Tuesday, July 8, 2008

Welcome Guest Blogger - Marcia Lee Laycock

Marcia Lee Laycock was raised on an island in Lake Huron, ran away to Alaska and then the Yukon, had a “road to Mayo” conversion in 1982, leaped by faith into Briercrest Bible College with her husband in 1985 and landed in the “promised land” of central Alberta in 1988.
She's also had the privilege of living a few miles south of the Arctic Circle (Dawson City Yukon) and a couple of degrees south of the equator (Papua New Guinea).
Marcia is the author of One Smooth stone. This book won the New Canadian Author Contest sponsored by Castle Quay Books and The Word Guild
"One Smooth Stone is a crackling good tale of crime and punishment, damnation and redemption, that is at once grimly real and deeply hopeful." (Mark Buchanan, author of The Rest of God and Hidden in Plain Sight.)
You can visit Marcia at her web site:

Marcia has agreed to tackle the tricky topic of voice. Many writers new to the craft have questions about voice. What is it? How do I attain a unique voice? In her two part guest blog, Marcia begins to answer these, and other questions.
Finding Your Voice Part 1

The voice coming out of the recorder did not sound like me. I wrinkled my nose. I wasn’t sure I liked the sound of it. But the interviewer laughed. “Everyone I interview says the same thing. Keep in mind, this is an electronic version of your voice. It’s not the real thing.”

That got me thinking. What is the “real thing” in terms of my “voice” as a writer? Everyone tells us we have to have one, and that it must be strong and distinctive. But how do you know when it’s good enough? How do you know if you even have one?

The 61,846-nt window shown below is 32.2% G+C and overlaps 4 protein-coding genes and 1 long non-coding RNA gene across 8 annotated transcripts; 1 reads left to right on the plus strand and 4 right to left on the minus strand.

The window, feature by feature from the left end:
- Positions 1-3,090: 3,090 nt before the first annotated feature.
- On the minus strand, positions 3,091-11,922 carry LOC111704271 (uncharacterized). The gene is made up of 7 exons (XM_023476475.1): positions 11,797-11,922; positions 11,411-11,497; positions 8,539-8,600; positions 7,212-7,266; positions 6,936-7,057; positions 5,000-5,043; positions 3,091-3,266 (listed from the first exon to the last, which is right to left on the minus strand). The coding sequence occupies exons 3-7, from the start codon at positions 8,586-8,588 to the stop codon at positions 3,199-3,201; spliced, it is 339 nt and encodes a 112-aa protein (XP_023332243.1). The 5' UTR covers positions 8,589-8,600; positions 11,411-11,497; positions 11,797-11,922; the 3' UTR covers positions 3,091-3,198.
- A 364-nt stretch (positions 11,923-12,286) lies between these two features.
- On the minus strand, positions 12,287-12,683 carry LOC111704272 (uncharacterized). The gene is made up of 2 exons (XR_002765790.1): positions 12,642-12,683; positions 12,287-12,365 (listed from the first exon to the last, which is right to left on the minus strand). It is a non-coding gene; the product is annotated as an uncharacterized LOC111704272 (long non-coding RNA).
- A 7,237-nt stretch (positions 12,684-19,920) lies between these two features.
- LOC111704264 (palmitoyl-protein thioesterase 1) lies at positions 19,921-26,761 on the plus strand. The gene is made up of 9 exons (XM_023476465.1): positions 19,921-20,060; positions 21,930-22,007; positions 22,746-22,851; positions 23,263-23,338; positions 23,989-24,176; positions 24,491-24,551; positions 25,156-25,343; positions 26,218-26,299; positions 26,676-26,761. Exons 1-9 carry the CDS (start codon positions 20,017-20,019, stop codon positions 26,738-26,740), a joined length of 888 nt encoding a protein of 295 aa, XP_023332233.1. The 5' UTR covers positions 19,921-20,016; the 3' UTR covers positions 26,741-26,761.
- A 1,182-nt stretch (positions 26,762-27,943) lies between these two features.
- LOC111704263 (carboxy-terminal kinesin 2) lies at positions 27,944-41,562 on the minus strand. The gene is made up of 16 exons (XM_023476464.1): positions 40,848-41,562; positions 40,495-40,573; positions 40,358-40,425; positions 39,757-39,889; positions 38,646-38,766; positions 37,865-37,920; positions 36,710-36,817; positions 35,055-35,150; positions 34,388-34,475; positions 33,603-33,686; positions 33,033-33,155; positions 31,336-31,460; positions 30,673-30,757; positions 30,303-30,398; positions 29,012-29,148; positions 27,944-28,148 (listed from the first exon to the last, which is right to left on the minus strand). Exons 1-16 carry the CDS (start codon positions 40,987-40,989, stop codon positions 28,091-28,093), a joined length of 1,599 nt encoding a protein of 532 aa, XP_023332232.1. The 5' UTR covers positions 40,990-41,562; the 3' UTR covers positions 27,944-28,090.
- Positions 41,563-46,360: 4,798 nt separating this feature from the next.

First of all, yes, you do have a voice. It’s an amazing thing, but each of us is unique and our work reveals that uniqueness. Just look at the work produced for a single theme in a writing contest. Even if the parameters are narrow and the guidelines restrictive, the variety that results is amazing. Each of us comes to the writing with our own experiences, our own perspectives, our own stories, and we tell them with our own distinct voices.

To some extent your voice is determined by the story. For instance, if you are a female writer using the point of view of a male protagonist, your voice will be different than if the protagonist were female. Sometimes the voice is determined by the characters you create. I wrote a story some time ago about a pastor’s wife. She was quite serious about life and the voice reflected that. As the story unfolded another character emerged who was a lot of fun – she was never on time, often disorganized and talked non-stop. Everyone loved her. Her voice was so distinct she began to take over the story.

Underlying the characters is your own voice, and this is where things get a little tricky. I’ll discuss that next time.
What's your voice?
Chime in on the comments section of the blog!
I bid you good writing.

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